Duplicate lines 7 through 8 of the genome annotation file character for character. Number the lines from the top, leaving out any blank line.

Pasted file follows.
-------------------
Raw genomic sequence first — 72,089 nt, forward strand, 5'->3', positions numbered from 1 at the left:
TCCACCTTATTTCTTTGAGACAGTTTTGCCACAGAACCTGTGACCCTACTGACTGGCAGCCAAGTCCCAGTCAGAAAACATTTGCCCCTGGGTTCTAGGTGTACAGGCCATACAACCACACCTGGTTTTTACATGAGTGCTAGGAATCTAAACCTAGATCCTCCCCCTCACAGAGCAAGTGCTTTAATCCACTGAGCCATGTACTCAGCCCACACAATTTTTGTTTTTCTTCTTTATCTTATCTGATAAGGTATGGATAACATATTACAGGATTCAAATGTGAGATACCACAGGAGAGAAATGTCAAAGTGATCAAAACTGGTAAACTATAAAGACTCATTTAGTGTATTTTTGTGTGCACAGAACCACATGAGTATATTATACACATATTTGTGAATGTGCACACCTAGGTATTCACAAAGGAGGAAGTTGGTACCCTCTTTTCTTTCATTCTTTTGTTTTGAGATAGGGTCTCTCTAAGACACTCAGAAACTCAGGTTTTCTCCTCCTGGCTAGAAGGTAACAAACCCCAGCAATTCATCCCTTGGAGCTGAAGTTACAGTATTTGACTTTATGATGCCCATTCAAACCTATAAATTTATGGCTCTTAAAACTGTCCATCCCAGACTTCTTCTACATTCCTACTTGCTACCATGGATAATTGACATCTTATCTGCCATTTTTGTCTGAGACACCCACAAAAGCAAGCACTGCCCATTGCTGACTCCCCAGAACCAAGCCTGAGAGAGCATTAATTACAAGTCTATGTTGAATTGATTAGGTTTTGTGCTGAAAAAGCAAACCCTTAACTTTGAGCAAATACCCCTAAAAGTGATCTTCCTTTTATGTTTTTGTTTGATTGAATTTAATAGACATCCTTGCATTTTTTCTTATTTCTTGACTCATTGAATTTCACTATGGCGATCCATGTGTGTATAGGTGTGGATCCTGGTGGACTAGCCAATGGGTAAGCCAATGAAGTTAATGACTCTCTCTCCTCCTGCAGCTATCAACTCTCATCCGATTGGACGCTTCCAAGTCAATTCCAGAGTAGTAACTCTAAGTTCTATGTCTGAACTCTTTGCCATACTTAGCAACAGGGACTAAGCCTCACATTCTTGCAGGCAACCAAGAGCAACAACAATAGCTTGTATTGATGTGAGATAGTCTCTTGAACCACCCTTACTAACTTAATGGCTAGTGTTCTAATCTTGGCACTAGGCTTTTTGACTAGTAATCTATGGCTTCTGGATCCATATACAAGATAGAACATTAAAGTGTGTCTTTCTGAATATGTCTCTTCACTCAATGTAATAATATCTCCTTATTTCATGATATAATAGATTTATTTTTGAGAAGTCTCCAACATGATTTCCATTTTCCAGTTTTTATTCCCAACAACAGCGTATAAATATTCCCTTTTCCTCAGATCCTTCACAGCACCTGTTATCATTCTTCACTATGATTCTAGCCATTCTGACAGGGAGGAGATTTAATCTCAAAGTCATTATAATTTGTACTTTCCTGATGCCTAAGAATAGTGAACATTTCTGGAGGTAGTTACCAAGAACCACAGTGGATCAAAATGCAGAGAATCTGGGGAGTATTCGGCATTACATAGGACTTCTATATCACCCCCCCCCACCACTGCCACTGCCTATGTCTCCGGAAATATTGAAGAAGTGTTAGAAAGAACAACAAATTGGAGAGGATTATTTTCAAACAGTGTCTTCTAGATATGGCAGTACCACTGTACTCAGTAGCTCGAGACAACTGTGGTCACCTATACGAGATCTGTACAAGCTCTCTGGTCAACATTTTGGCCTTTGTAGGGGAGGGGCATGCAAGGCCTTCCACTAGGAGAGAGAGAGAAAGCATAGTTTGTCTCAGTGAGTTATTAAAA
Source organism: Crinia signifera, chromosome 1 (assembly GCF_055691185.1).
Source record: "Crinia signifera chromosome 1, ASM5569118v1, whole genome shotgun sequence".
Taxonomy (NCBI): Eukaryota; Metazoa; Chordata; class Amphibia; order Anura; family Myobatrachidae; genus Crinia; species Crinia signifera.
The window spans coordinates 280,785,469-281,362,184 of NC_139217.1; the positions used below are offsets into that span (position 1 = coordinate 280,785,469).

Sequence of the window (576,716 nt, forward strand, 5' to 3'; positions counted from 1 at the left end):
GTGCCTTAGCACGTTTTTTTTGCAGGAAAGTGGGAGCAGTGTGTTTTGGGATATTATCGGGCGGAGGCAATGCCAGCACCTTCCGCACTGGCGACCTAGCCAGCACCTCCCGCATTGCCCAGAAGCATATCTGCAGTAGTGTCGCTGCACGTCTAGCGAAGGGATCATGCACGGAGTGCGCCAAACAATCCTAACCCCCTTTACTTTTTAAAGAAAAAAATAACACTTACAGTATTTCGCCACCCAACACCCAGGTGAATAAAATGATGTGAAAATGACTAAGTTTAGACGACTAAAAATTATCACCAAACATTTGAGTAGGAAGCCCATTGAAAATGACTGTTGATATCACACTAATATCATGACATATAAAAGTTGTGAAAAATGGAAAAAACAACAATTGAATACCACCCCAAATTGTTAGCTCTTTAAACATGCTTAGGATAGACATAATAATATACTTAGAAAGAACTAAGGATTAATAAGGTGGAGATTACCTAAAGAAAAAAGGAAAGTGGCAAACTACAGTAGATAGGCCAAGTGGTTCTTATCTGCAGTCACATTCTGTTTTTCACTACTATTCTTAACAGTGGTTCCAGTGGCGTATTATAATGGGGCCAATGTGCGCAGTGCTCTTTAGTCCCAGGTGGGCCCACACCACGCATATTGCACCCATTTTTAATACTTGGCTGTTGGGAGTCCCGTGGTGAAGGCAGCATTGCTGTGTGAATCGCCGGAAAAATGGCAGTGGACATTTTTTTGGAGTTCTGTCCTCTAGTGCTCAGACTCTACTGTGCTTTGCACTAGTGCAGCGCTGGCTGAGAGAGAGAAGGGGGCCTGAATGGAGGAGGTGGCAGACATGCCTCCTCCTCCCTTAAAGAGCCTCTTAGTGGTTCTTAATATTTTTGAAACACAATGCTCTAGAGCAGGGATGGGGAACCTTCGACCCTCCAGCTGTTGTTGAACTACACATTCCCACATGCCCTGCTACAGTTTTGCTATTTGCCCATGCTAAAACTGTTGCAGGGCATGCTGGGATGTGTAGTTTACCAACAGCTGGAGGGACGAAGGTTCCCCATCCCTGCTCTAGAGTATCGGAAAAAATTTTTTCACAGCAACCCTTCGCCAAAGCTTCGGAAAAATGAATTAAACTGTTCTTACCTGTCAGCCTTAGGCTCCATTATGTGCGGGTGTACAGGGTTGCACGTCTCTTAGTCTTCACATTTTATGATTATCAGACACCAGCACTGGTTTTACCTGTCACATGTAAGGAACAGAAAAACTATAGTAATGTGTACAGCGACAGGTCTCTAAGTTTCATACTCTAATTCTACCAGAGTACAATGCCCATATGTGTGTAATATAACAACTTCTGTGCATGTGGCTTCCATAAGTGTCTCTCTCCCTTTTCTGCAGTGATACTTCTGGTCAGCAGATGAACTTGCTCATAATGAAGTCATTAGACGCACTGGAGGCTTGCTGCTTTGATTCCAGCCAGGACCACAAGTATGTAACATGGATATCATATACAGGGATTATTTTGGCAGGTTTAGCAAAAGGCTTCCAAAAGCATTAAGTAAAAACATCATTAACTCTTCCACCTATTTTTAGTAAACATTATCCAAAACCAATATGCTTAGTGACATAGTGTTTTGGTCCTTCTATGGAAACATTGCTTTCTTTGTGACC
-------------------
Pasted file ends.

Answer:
Sequence of the window (576,716 nt, forward strand, 5' to 3'; positions counted from 1 at the left end):
GTGCCTTAGCACGTTTTTTTTGCAGGAAAGTGGGAGCAGTGTGTTTTGGGATATTATCGGGCGGAGGCAATGCCAGCACCTTCCGCACTGGCGACCTAGCCAGCACCTCCCGCATTGCCCAGAAGCATATCTGCAGTAGTGTCGCTGCACGTCTAGCGAAGGGATCATGCACGGAGTGCGCCAAACAATCCTAACCCCCTTTACTTTTTAAAGAAAAAAATAACACTTACAGTATTTCGCCACCCAACACCCAGGTGAATAAAATGATGTGAAAATGACTAAGTTTAGACGACTAAAAATTATCACCAAACATTTGAGTAGGAAGCCCATTGAAAATGACTGTTGATATCACACTAATATCATGACATATAAAAGTTGTGAAAAATGGAAAAAACAACAATTGAATACCACCCCAAATTGTTAGCTCTTTAAACATGCTTAGGATAGACATAATAATATACTTAGAAAGAACTAAGGATTAATAAGGTGGAGATTACCTAAAGAAAAAAGGAAAGTGGCAAACTACAGTAGATAGGCCAAGTGGTTCTTATCTGCAGTCACATTCTGTTTTTCACTACTATTCTTAACAGTGGTTCCAGTGGCGTATTATAATGGGGCCAATGTGCGCAGTGCTCTTTAGTCCCAGGTGGGCCCACACCACGCATATTGCACCCATTTTTAATACTTGGCTGTTGGGAGTCCCGTGGTGAAGGCAGCATTGCTGTGTGAATCGCCGGAAAAATGGCAGTGGACATTTTTTTGGAGTTCTGTCCTCTAGTGCTCAGACTCTACTGTGCTTTGCACTAGTGCAGCGCTGGCTGAGAGAGAGAAGGGGGCCTGAATGGAGGAGGTGGCAGACATGCCTCCTCCTCCCTTAAAGAGCCTCTTAGTGGTTCTTAATATTTTTGAAACACAATGCTCTAGAGCAGGGATGGGGAACCTTCGACCCTCCAGCTGTTGTTGAACTACACATTCCCACATGCCCTGCTACAGTTTTGCTATTTGCCCATGCTAAAACTGTTGCAGGGCATGCTGGGATGTGTAGTTTACCAACAGCTGGAGGGACGAAGGTTCCCCATCCCTGCTCTAGAGTATCGGAAAAAATTTTTTCACAGCAACCCTTCGCCAAAGCTTCGGAAAAATGAATTAAACTGTTCTTACCTGTCAGCCTTAGGCTCCATTATGTGCGGGTGTACAGGGTTGCACGTCTCTTAGTCTTCACATTTTATGATTATCAGACACCAGCACTGGTTTTACCTGTCACATGTAAGGAACAGAAAAACTATAGTAATGTGTACAGCGACAGGTCTCTAAGTTTCATACTCTAATTCTACCAGAGTACAATGCCCATATGTGTGTAATATAACAACTTCTGTGCATGTGGCTTCCATAAGTGTCTCTCTCCCTTTTCTGCAGTGATACTTCTGGTCAGCAGATGAACTTGCTCATAATGAAGTCATTAGACGCACTGGAGGCTTGCTGCTTTGATTCCAGCCAGGACCACAAGTATGTAACATGGATATCATATACAGGGATTATTTTGGCAGGTTTAGCAAAAGGCTTCCAAAAGCATTAAGTAAAAACATCATTAACTCTTCCACCTATTTTTAGTAAACATTATCCAAAACCAATATGCTTAGTGACATAGTGTTTTGGTCCTTCTATGGAAACATTGCTTTCTTTGTGACC